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Postscript to 'Nutrition in commercial farms'

As co-editor of Field Exchange, and having just completed an evaluation of the CSFP in Zimbabwe for ODA, Jeremy had the following comments on this piece.

This interesting article raises a number of issues. Perhaps the most important is "what do you do when chronic problems lead to levels of malnutrition that would normally justify an emergency response?" We see more extreme examples of this in places like northem Sudan where levels of wasting are perennially high. This is because in many areas environmental, socio-economic and political factors make it almost impossible to achieve food security irrespective of whether there is a drought or not. A question that is almost continually asked in this type of situation is whether it is right to support populations with emergency measures in what is effectively an unsustainable situation?.

Although conditions are far less serious and life- threatening in the commercial farms in Zimbabwe than in areas like northem Sudan, the same sort of question arises. "Is it legitimate to provide emergency relief when the nutritional problems being seen are due to chronic factors like poverty, poor farmer/worker relations, etc?". A valid question raised by the author follows on from this; If these farms are supported with emergency relief every time there is a drought (which is quite frequent in some parts of the country) then isn't there the risk that some of the chronic problems will never be addressed?"

I think it might also be useful to stand back a little and think about the overall role of the CSFP in Zimbabwe's response to recurrent problems like drought and then to think about whether expanding the CSFP to commercial farms really makes sense.

There have been a number of evaluations of the CSFP in recent years (findings of'the most recent one will be reported on in the next issue of Field Exchange). One big problem with the CSFP is that it usually takes place in the context of an inadequate emergency general ration. During the big drought induced emergencies of 1992-3 and 1995-6 general ration provision was very poor for all kinds of reasons, e.g. not enough food or logistic resources, budgetary problems and availability of only one food commodity. This meant that the CSFP was not really supplementing anything but actually complementing an inadequate general ration. This in tum raised real questions about the efficacy of the CSFP as it was likely that much of the ration acted as a substitute meal for the child. In other words, if the household was very food insecure, the meal would have replaced the meal that the child would have been given at home, so that there was no net increase in the child's food intake. If this was happening then why set up a separate distribution system to target children? Because of this, there is a growing sense in Zimbabwe that resources may be better devoted to supporting general ration provision in future and rationalising the CSFP where possible. Clearly, expanding the CSFP to commercial farms would not fit in with this kind of policy.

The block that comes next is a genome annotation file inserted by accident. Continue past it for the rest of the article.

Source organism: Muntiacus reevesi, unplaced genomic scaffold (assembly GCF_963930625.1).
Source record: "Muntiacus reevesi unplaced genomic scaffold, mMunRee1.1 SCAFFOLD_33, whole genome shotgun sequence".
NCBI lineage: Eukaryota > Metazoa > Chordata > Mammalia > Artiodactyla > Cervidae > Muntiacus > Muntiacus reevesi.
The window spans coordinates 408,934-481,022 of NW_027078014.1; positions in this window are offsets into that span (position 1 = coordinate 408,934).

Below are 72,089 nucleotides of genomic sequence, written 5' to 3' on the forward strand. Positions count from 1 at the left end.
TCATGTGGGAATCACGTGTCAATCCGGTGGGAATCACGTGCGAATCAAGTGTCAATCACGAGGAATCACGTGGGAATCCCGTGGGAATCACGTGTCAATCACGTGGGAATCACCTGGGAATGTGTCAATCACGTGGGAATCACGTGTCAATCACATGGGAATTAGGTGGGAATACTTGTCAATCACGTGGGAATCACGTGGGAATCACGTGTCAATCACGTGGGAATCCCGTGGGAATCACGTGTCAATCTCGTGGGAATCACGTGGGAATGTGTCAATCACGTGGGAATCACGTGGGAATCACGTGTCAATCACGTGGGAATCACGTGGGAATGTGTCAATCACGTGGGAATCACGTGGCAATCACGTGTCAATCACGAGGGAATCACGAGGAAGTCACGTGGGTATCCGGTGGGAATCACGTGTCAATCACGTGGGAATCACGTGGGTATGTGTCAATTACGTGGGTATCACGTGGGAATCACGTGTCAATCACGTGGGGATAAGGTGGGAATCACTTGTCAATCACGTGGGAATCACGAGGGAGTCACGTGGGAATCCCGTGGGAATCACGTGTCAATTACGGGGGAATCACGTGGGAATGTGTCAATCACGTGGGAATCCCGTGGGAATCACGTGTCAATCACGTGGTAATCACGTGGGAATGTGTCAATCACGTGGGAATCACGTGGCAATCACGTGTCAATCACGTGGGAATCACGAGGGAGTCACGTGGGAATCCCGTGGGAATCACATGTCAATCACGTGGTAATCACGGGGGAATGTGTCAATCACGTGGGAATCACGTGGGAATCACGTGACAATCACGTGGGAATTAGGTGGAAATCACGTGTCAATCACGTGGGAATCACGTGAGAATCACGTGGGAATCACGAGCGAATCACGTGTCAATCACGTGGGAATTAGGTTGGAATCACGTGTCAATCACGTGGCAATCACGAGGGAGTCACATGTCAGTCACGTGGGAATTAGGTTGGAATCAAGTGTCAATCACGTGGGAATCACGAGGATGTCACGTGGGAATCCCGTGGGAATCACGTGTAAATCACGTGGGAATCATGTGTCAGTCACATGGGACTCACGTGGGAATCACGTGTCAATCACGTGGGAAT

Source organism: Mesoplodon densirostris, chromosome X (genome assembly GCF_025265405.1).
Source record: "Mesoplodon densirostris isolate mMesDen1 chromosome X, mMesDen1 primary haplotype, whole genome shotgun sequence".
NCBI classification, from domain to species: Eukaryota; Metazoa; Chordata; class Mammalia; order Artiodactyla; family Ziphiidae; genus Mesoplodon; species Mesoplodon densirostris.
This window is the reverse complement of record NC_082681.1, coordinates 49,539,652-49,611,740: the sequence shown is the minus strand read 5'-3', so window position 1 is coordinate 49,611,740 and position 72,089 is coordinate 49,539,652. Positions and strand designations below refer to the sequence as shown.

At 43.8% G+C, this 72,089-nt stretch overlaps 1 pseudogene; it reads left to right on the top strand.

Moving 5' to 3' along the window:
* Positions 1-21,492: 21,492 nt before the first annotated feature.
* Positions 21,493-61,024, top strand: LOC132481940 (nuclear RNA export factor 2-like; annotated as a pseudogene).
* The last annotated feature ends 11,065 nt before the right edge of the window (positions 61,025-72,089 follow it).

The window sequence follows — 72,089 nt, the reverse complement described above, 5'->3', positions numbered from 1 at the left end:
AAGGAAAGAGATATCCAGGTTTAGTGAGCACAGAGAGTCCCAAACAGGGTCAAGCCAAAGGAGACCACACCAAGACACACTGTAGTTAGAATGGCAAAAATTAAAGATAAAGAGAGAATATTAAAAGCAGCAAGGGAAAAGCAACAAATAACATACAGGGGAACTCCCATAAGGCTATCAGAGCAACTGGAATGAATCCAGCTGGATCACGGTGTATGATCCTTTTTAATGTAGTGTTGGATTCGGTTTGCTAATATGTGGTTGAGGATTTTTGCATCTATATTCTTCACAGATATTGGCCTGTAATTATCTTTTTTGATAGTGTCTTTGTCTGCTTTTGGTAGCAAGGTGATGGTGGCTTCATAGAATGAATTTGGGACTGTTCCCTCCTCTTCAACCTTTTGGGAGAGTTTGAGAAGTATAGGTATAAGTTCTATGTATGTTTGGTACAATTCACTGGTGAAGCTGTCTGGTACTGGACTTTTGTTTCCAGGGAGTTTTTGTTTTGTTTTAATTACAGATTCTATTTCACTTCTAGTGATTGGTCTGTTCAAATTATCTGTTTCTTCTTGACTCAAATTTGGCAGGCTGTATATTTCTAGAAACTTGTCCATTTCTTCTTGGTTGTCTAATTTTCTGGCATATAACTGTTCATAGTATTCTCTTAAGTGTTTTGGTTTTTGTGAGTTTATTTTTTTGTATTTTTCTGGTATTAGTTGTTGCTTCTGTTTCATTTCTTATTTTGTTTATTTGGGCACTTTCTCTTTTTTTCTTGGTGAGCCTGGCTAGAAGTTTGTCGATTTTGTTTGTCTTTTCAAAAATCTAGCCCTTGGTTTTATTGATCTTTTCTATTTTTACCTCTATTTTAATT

Recent evaluations have highlighted more specific problems with the CSFP which also call into question the appropriateness of this form of emergency response within Zimbabwe. Findings of one of the most recent evaluations will be summarised in the next issue of Field Exchange. Given the likelihood of recurrent droughts in Zimbabwe, it will be interesting to see how overall emergency response strategies change in the next few years. Clearly, the debate about the most appropriate response is going to continue and we will do our best to keep readers up to date with changes as they occur.

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Reference this page

Jeremy Shoham (1997). Postscript to 'Nutrition in commercial farms'. Field Exchange 1, May 1997. p15. www.ennonline.net/fex/1/postscript